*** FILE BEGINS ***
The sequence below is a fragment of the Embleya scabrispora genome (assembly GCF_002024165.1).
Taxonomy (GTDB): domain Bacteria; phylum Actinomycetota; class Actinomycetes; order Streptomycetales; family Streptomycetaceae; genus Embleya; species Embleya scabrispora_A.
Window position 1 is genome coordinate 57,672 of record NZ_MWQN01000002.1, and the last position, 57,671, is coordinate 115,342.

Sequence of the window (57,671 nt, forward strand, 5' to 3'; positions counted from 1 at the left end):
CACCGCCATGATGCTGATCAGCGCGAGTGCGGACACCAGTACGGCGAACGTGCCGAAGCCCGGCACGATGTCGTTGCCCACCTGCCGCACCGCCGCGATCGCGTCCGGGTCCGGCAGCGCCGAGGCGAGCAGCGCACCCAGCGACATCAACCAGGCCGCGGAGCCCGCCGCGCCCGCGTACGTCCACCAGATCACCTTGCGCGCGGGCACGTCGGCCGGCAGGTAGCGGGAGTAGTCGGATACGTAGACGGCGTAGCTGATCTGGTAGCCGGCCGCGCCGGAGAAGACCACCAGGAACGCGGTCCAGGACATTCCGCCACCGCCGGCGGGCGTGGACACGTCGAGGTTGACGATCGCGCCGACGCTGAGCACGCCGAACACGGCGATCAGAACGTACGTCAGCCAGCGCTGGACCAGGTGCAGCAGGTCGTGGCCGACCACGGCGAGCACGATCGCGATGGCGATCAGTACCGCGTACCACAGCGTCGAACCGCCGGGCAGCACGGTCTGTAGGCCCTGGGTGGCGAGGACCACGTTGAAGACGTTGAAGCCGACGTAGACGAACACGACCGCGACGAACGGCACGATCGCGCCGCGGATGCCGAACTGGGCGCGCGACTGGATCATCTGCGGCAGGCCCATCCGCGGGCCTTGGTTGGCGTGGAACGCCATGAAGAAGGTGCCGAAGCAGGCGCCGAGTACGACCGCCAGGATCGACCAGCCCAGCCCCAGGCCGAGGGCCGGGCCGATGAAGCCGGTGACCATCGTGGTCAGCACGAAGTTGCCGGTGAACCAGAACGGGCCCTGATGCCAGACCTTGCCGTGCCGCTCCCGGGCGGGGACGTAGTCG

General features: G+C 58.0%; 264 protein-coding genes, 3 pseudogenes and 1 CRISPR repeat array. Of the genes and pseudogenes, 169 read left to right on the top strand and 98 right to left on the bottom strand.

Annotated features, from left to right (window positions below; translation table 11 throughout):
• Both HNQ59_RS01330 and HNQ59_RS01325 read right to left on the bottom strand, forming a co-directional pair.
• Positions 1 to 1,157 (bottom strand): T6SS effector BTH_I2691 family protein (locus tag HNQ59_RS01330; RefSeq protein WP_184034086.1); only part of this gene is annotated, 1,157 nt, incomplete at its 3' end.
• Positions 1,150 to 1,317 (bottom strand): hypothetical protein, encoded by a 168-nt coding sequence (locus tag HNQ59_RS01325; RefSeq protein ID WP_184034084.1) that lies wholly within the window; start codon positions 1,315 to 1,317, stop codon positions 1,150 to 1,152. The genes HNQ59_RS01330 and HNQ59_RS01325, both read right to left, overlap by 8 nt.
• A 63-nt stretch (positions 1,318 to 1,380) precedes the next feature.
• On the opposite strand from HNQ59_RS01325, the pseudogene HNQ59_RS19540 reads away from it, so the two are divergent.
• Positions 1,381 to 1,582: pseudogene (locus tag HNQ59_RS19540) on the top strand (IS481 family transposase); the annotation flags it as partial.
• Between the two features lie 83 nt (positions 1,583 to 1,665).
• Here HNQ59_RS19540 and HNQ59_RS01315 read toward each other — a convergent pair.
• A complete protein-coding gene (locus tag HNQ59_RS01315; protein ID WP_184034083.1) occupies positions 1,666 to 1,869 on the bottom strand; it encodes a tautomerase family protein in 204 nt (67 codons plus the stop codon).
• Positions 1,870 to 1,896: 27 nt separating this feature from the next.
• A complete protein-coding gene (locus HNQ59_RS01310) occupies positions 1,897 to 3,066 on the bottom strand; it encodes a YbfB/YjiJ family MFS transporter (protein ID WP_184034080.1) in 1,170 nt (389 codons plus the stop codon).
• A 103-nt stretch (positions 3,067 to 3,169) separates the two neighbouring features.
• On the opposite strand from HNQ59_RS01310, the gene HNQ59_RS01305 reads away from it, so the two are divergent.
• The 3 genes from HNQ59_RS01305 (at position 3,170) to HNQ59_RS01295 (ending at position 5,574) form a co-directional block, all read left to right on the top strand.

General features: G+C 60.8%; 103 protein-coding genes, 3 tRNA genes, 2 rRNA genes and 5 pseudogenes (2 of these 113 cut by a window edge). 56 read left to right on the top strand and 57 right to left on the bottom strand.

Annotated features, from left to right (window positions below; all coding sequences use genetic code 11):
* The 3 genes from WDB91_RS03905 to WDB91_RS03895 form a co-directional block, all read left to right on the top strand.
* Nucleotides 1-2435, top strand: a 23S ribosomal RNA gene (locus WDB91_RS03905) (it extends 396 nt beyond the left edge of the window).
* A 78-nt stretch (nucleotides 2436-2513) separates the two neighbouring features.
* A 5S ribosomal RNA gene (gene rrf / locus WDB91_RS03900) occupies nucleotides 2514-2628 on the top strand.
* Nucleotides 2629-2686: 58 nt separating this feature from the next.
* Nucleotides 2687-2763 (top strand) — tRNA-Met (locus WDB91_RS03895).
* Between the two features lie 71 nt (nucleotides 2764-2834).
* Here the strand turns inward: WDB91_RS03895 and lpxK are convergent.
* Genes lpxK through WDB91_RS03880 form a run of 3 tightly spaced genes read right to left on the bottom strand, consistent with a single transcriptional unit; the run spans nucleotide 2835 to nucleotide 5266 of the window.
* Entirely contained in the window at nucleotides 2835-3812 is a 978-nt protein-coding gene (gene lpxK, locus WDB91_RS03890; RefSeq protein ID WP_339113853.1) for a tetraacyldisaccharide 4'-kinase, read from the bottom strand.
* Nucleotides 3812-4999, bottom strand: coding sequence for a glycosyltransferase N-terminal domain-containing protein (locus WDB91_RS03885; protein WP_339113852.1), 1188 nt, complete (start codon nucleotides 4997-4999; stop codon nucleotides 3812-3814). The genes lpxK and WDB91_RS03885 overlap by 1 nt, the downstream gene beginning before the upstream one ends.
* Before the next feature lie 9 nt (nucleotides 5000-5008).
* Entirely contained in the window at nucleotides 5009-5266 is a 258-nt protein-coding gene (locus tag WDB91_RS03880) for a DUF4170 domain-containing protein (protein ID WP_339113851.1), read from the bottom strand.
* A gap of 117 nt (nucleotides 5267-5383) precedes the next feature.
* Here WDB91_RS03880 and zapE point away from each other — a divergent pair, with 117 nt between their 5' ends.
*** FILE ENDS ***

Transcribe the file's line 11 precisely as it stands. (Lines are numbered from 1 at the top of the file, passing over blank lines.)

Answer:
• A 63-nt stretch (positions 1,318 to 1,380) precedes the next feature.